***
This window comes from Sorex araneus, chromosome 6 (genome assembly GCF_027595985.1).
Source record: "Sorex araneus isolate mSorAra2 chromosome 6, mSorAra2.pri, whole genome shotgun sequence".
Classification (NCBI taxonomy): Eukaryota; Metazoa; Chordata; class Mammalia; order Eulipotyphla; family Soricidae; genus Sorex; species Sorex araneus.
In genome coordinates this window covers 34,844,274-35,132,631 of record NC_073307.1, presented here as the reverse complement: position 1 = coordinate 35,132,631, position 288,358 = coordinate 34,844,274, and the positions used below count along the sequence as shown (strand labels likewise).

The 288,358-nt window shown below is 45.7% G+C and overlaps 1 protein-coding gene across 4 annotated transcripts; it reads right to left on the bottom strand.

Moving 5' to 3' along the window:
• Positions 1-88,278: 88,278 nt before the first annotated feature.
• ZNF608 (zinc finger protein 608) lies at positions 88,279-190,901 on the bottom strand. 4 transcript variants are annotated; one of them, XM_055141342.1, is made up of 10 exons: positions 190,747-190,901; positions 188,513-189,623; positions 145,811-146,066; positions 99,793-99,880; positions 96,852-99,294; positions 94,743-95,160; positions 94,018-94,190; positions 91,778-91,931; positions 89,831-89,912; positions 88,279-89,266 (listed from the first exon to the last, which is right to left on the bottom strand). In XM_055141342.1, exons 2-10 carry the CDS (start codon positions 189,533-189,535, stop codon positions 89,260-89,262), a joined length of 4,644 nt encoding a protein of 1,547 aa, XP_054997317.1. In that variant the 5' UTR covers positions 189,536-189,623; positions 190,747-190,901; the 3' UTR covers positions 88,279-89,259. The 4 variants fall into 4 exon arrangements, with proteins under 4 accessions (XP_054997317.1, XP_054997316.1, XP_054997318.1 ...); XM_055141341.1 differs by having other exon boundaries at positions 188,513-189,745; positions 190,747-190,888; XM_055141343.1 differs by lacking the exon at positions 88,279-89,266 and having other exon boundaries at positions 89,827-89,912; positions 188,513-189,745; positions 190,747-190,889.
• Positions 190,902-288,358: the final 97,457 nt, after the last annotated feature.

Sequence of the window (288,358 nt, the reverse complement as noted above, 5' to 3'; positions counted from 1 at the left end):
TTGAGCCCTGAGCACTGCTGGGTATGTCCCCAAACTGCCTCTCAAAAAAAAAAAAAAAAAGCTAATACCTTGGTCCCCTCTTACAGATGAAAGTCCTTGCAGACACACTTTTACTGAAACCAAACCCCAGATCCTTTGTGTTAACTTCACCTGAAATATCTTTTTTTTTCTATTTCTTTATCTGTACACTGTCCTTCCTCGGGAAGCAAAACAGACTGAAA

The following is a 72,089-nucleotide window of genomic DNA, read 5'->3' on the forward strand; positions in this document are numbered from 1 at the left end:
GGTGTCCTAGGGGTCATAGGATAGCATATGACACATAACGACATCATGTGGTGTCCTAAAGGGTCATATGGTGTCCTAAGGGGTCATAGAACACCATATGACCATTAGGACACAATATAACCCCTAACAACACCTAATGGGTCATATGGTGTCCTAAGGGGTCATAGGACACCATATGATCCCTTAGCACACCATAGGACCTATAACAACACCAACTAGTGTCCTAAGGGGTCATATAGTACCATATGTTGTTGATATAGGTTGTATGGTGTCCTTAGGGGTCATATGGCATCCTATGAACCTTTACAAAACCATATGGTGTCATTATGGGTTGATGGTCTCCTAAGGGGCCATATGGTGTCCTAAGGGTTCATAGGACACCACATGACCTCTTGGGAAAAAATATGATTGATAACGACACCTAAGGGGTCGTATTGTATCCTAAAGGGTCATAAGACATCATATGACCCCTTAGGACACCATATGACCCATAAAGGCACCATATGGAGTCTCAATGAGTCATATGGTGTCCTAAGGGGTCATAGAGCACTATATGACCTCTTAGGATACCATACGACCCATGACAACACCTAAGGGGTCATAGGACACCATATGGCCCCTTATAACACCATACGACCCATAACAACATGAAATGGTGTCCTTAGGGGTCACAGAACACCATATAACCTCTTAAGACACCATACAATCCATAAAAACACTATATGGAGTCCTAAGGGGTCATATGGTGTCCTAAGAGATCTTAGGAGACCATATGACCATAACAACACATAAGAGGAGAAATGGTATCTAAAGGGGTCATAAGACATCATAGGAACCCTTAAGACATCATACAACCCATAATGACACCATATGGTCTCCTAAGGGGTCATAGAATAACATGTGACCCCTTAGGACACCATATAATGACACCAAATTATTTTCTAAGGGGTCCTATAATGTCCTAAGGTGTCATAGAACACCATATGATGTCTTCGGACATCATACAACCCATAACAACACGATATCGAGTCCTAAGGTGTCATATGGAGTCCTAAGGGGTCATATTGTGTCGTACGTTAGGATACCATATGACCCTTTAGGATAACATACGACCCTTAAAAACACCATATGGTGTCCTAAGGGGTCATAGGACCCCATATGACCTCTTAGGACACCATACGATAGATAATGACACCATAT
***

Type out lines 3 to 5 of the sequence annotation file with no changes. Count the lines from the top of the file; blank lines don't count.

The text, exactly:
Classification (NCBI taxonomy): Eukaryota; Metazoa; Chordata; class Mammalia; order Eulipotyphla; family Soricidae; genus Sorex; species Sorex araneus.
In genome coordinates this window covers 34,844,274-35,132,631 of record NC_073307.1, presented here as the reverse complement: position 1 = coordinate 35,132,631, position 288,358 = coordinate 34,844,274, and the positions used below count along the sequence as shown (strand labels likewise).

The 288,358-nt window shown below is 45.7% G+C and overlaps 1 protein-coding gene across 4 annotated transcripts; it reads right to left on the bottom strand.